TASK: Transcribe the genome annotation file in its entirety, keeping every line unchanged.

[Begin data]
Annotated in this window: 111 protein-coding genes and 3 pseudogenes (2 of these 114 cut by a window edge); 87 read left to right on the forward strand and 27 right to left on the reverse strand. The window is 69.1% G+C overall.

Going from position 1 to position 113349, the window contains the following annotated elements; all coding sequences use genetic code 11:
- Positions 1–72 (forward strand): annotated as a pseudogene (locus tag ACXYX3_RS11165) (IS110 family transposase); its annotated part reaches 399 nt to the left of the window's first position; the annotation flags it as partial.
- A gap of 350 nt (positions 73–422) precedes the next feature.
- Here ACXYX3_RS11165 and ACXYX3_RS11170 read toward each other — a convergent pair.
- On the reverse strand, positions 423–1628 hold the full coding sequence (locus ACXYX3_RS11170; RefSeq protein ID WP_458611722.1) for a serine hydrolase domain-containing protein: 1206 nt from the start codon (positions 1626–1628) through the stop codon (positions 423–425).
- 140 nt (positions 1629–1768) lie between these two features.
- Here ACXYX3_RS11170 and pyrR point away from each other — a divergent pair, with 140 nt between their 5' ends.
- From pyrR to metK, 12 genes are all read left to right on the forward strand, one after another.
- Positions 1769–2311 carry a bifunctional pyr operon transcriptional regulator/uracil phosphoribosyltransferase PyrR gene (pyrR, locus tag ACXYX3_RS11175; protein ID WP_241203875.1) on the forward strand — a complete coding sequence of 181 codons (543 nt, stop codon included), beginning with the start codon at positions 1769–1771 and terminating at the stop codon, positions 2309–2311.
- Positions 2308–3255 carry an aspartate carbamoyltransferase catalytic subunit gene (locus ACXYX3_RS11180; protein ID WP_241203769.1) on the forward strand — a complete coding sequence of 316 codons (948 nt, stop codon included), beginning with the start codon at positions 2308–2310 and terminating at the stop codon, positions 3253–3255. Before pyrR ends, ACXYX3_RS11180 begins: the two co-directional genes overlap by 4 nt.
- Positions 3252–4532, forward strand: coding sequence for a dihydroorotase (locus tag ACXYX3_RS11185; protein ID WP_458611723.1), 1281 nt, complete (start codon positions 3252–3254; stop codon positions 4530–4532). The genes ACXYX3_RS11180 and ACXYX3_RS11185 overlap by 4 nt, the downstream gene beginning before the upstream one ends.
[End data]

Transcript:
Annotated in this window: 111 protein-coding genes and 3 pseudogenes (2 of these 114 cut by a window edge); 87 read left to right on the forward strand and 27 right to left on the reverse strand. The window is 69.1% G+C overall.

Going from position 1 to position 113349, the window contains the following annotated elements; all coding sequences use genetic code 11:
- Positions 1–72 (forward strand): annotated as a pseudogene (locus tag ACXYX3_RS11165) (IS110 family transposase); its annotated part reaches 399 nt to the left of the window's first position; the annotation flags it as partial.
- A gap of 350 nt (positions 73–422) precedes the next feature.
- Here ACXYX3_RS11165 and ACXYX3_RS11170 read toward each other — a convergent pair.
- On the reverse strand, positions 423–1628 hold the full coding sequence (locus ACXYX3_RS11170; RefSeq protein ID WP_458611722.1) for a serine hydrolase domain-containing protein: 1206 nt from the start codon (positions 1626–1628) through the stop codon (positions 423–425).
- 140 nt (positions 1629–1768) lie between these two features.
- Here ACXYX3_RS11170 and pyrR point away from each other — a divergent pair, with 140 nt between their 5' ends.
- From pyrR to metK, 12 genes are all read left to right on the forward strand, one after another.
- Positions 1769–2311 carry a bifunctional pyr operon transcriptional regulator/uracil phosphoribosyltransferase PyrR gene (pyrR, locus tag ACXYX3_RS11175; protein ID WP_241203875.1) on the forward strand — a complete coding sequence of 181 codons (543 nt, stop codon included), beginning with the start codon at positions 1769–1771 and terminating at the stop codon, positions 2309–2311.
- Positions 2308–3255 carry an aspartate carbamoyltransferase catalytic subunit gene (locus ACXYX3_RS11180; protein ID WP_241203769.1) on the forward strand — a complete coding sequence of 316 codons (948 nt, stop codon included), beginning with the start codon at positions 2308–2310 and terminating at the stop codon, positions 3253–3255. Before pyrR ends, ACXYX3_RS11180 begins: the two co-directional genes overlap by 4 nt.
- Positions 3252–4532, forward strand: coding sequence for a dihydroorotase (locus tag ACXYX3_RS11185; protein ID WP_458611723.1), 1281 nt, complete (start codon positions 3252–3254; stop codon positions 4530–4532). The genes ACXYX3_RS11180 and ACXYX3_RS11185 overlap by 4 nt, the downstream gene beginning before the upstream one ends.